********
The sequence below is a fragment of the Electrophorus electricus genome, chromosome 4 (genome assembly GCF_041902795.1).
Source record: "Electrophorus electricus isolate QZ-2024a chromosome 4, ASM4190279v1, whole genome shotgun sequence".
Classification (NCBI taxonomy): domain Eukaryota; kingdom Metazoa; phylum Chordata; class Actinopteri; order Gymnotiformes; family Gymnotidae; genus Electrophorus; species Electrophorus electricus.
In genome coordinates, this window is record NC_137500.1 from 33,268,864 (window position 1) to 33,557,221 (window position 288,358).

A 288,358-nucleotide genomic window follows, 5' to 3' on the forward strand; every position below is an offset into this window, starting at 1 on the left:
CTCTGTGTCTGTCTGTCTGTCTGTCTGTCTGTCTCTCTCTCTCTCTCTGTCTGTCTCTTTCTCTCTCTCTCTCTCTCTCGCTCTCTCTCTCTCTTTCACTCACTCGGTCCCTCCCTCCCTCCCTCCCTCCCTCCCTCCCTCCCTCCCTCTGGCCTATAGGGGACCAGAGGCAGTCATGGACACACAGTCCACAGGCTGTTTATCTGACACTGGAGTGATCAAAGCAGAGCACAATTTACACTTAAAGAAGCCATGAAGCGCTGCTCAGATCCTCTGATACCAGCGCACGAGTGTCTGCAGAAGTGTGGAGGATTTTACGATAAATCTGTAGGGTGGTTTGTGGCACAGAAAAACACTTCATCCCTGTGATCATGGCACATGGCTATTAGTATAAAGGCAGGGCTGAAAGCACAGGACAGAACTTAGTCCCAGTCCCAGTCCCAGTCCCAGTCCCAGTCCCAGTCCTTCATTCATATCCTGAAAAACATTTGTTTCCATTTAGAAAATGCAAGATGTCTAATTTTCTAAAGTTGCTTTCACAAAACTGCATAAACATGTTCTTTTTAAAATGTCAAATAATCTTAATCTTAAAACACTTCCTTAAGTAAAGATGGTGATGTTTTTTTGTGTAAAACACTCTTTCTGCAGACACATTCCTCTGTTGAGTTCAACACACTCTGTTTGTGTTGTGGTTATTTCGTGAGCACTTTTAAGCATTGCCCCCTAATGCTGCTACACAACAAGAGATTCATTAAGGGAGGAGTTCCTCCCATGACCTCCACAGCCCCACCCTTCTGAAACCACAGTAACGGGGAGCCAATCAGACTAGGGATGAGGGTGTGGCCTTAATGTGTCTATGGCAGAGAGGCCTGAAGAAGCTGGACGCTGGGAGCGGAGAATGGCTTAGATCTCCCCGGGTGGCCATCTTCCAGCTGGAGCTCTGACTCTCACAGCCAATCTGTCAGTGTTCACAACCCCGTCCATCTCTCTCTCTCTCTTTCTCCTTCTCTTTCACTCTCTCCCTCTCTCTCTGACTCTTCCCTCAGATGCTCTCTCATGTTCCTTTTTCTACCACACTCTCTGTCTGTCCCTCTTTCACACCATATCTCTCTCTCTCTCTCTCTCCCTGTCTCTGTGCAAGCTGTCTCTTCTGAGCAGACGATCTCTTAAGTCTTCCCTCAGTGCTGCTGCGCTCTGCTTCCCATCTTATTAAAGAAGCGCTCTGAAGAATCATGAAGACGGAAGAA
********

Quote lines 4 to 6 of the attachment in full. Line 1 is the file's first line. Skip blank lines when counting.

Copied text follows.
In genome coordinates, this window is record NC_137500.1 from 33,268,864 (window position 1) to 33,557,221 (window position 288,358).

A 288,358-nucleotide genomic window follows, 5' to 3' on the forward strand; every position below is an offset into this window, starting at 1 on the left:
CTCTGTGTCTGTCTGTCTGTCTGTCTGTCTGTCTCTCTCTCTCTCTCTGTCTGTCTCTTTCTCTCTCTCTCTCTCTCTCGCTCTCTCTCTCTCTTTCACTCACTCGGTCCCTCCCTCCCTCCCTCCCTCCCTCCCTCCCTCCCTCCCTCTGGCCTATAGGGGACCAGAGGCAGTCATGGACACACAGTCCACAGGCTGTTTATCTGACACTGGAGTGATCAAAGCAGAGCACAATTTACACTTAAAGAAGCCATGAAGCGCTGCTCAGATCCTCTGATACCAGCGCACGAGTGTCTGCAGAAGTGTGGAGGATTTTACGATAAATCTGTAGGGTGGTTTGTGGCACAGAAAAACACTTCATCCCTGTGATCATGGCACATGGCTATTAGTATAAAGGCAGGGCTGAAAGCACAGGACAGAACTTAGTCCCAGTCCCAGTCCCAGTCCCAGTCCCAGTCCCAGTCCTTCATTCATATCCTGAAAAACATTTGTTTCCATTTAGAAAATGCAAGATGTCTAATTTTCTAAAGTTGCTTTCACAAAACTGCATAAACATGTTCTTTTTAAAATGTCAAATAATCTTAATCTTAAAACACTTCCTTAAGTAAAGATGGTGATGTTTTTTTGTGTAAAACACTCTTTCTGCAGACACATTCCTCTGTTGAGTTCAACACACTCTGTTTGTGTTGTGGTTATTTCGTGAGCACTTTTAAGCATTGCCCCCTAATGCTGCTACACAACAAGAGATTCATTAAGGGAGGAGTTCCTCCCATGACCTCCACAGCCCCACCCTTCTGAAACCACAGTAACGGGGAGCCAATCAGACTAGGGATGAGGGTGTGGCCTTAATGTGTCTATGGCAGAGAGGCCTGAAGAAGCTGGACGCTGGGAGCGGAGAATGGCTTAGATCTCCCCGGGTGGCCATCTTCCAGCTGGAGCTCTGACTCTCACAGCCAATCTGTCAGTGTTCACAACCCCGTCCATCTCTCTCTCTCTCTTTCTCCTTCTCTTTCACTCTCTCCCTCTCTCTCTGACTCTTCCCTCAGATGCTCTCTCATGTTCCTTTTTCTACCACACTCTCTGTCTGTCCCTCTTTCACACCATATCTCTCTCTCTCTCTCTCTCCCTGTCTCTGTGCAAGCTGTCTCTTCTGAGCAGACGATCTCTTAAGTCTTCCCTCAGTGCTGCTGCGCTCTGCTTCCCATCTTATTAAAGAAGCGCTCTGAAGAATCATGAAGACGGAAGAA